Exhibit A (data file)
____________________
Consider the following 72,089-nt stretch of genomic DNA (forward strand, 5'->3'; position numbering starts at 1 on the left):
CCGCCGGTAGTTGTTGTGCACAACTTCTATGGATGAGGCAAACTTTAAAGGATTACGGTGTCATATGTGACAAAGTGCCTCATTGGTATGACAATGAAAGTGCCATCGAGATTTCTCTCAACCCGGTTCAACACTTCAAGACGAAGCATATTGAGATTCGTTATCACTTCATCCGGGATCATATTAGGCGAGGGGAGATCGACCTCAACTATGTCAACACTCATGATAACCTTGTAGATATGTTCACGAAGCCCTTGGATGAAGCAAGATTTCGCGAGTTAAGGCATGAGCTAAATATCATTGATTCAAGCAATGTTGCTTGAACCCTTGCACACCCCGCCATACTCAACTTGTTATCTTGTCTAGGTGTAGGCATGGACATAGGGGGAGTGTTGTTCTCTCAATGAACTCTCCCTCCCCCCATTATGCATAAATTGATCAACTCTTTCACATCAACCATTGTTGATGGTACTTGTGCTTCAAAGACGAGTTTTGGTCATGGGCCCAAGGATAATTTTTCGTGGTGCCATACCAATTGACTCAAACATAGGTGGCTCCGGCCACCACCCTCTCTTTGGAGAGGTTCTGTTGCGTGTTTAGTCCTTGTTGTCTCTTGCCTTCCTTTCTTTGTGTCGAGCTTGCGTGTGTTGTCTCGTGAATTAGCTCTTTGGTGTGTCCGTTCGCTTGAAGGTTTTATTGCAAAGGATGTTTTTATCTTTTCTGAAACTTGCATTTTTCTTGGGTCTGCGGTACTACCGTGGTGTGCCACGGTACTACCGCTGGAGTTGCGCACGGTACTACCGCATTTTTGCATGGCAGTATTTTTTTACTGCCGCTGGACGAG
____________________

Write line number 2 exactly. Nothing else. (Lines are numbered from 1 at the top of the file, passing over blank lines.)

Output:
CCGCCGGTAGTTGTTGTGCACAACTTCTATGGATGAGGCAAACTTTAAAGGATTACGGTGTCATATGTGACAAAGTGCCTCATTGGTATGACAATGAAAGTGCCATCGAGATTTCTCTCAACCCGGTTCAACACTTCAAGACGAAGCATATTGAGATTCGTTATCACTTCATCCGGGATCATATTAGGCGAGGGGAGATCGACCTCAACTATGTCAACACTCATGATAACCTTGTAGATATGTTCACGAAGCCCTTGGATGAAGCAAGATTTCGCGAGTTAAGGCATGAGCTAAATATCATTGATTCAAGCAATGTTGCTTGAACCCTTGCACACCCCGCCATACTCAACTTGTTATCTTGTCTAGGTGTAGGCATGGACATAGGGGGAGTGTTGTTCTCTCAATGAACTCTCCCTCCCCCCATTATGCATAAATTGATCAACTCTTTCACATCAACCATTGTTGATGGTACTTGTGCTTCAAAGACGAGTTTTGGTCATGGGCCCAAGGATAATTTTTCGTGGTGCCATACCAATTGACTCAAACATAGGTGGCTCCGGCCACCACCCTCTCTTTGGAGAGGTTCTGTTGCGTGTTTAGTCCTTGTTGTCTCTTGCCTTCCTTTCTTTGTGTCGAGCTTGCGTGTGTTGTCTCGTGAATTAGCTCTTTGGTGTGTCCGTTCGCTTGAAGGTTTTATTGCAAAGGATGTTTTTATCTTTTCTGAAACTTGCATTTTTCTTGGGTCTGCGGTACTACCGTGGTGTGCCACGGTACTACCGCTGGAGTTGCGCACGGTACTACCGCATTTTTGCATGGCAGTATTTTTTTACTGCCGCTGGACGAG